Karel Stroobants argues that doing nothing about the Belgian pension system is not an option if the country is to avoid collective impoverishment and generational conflict
As far as the pension issue is concerned, just as for other European countries, Belgium cannot escape the consequences of problems such as ageing and lower economic growth. The pension system in Belgium has been made additionally complex due to an excessively slow or non-existent decision-making process caused by the complicated political structure which has created an unclear division between political power and financing mechanisms.
It is also overshadowed by a series of taboos which hinder dialogue among the social partners and between the social partners and the government. Among these is the difference in employment status of white-collar and blue-collar workers and public employees' pensions.
The high level of public debt and budget deficits allows little room for manoeuvre. The standpoints of all social partners with regard to the second pillar are unclear and there is also the issue of competition between providers - commercial insurers and pension funds.
As a result, recent initiatives to correct or adjust a number of pension regulations have had limited success. The most significant were:
• In general: the setting up of a central pension database.
• Regarding the second pillar: the Supplementary Pensions Act (Vandenbroucke Law) which promoted sector-wide schemes among others and the legal framework for a pan-European pension fund.
• Regarding the first pillar: increase of the retirement age for women to 65 years; the Generation Pact (an incentive for working longer).
These initiatives have had varying success.
After six years, the Vandenbroucke Law hassucceeded in raising the coverage ratio for members of a supplementary pension scheme from 35% to approximately 66%. But this still leaves a large group unprotected, and even for those who are a member of a supplementary scheme, the contribution remains very limited (approximately 1-2% of income). Moreover, a (deliberately) unclear interpretation of the long-term guarantee has pushed many sectors towards an annually guaranteed and insured product, which is sub-optimal.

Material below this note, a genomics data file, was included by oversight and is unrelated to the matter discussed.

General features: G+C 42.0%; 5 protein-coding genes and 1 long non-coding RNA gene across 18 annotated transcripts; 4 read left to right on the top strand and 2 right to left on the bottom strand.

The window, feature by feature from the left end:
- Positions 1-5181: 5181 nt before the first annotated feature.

The large group (400,000) of government employees who were not recruited via the staff regulations of government employees (therefore, those who do not receive a government employee pension equal to approximately 80% of their last salary and financed under a pay-as-you-go system, but receive a statutory limited pension equal to that of a private sector employee), were left out in the cold. However, the Flemish municipalities are an exception and will have the opportunity, from the beginning of this year, to grant these employees a supplementary pension.
Although Belgium has modern, flexible, tax-neutral and coherent legislation, it has been unable to attract large pan-European pension funds. The political uncertainty and the less favourable image of Belgium are contributing factors, but it is also almost incomprehensible that multinational companies are not availing themselves of the possible savings that might be made by locating their pension funds in Belgium in these times of cost-cutting. Of course, the large number of subjective barriers also plays a role.